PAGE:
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  • Writer's pictureClay Anderson

Review of Drunk on Genocide by Edward Westermann

Drunk on Genocide by Edward B. Westermann is a disturbing yet insightful exploration of the role alcohol played in the Nazi genocide of European Jews during World War II. The book highlights the intersections of masculinity, drinking rituals, sexual violence, and mass murder, exposing how alcohol consumption facilitated and even celebrated the atrocities committed by the SS and police forces in the ghettos, camps, and killing fields of Eastern Europe.


Westermann draws from a vast range of newly unearthed materials, including personal accounts, official records, and eyewitness testimonies, to reveal the pervasive presence of alcohol in the rituals of humiliation and violence perpetrated against Jewish victims. He argues that contrary to the common perception of the SS and police as cold-blooded killers, they were often intoxicated with the act of murder itself, fueled by excessive drinking and celebratory rituals.


One of the book's central arguments is that alcohol consumption served as a literal and metaphorical lubricant for mass murder, facilitating what Westermann calls "performative masculinity" – a toxic expression of masculinity explicitly linked to physical or sexual violence. Scenes of drunken revelry and alcohol-fueled sadism became routine in the camps and killing fields, with SS and police officers celebrating at the grave sites of their victims, often in a state of inebriation.


Westermann's research exposes the disturbing reality that alcohol played a significant role in the mindset, motivation, and mentality of the perpetrators as they prepared for and participated in mass extermination. The book challenges the notion of the Nazi killers as cold, calculating individuals, instead portraying them as intoxicated participants in a horrific celebration of violence and genocide.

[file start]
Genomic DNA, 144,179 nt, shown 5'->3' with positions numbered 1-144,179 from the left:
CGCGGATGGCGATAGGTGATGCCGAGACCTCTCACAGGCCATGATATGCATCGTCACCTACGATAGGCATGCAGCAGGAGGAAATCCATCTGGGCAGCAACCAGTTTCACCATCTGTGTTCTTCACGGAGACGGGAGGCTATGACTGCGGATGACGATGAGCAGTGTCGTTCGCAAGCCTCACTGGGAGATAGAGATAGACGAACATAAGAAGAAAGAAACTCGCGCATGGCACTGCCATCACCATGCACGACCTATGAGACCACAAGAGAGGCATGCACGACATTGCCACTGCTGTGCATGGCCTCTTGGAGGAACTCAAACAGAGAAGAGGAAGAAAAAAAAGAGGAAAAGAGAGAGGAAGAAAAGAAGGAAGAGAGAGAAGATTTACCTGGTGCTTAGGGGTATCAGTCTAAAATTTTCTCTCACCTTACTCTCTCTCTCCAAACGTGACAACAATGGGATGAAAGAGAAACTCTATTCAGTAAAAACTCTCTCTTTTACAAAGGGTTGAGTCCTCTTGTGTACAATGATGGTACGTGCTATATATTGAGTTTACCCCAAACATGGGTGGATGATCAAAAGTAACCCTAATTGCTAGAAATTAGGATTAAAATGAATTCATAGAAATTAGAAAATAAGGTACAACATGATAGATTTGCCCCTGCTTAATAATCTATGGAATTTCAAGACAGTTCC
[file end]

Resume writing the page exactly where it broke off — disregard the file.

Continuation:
While Drunk on Genocide offers a compelling and well-researched analysis of the role of alcohol in the Nazi genocide, some readers may find the graphic descriptions of violence and sadism difficult to stomach. However, Westermann's unflinching approach is necessary to fully comprehend the depths of depravity and the role that alcohol played in enabling and normalizing such atrocities.


The book's writing style is academic yet accessible, with Westermann skillfully weaving together historical accounts, personal narratives, and scholarly analysis to create a comprehensive and thought-provoking work. His arguments are well-supported by the extensive research and primary sources he has uncovered, lending credibility to his disturbing yet important findings.


Overall, Drunk on Genocide is a significant contribution to the study of the Holocaust and genocide, offering a unique and unsettling perspective on the mindset and motivations of the perpetrators. While the subject matter is undoubtedly difficult, Westermann's work is a valuable addition to our understanding of the darkest chapters of human histxory.

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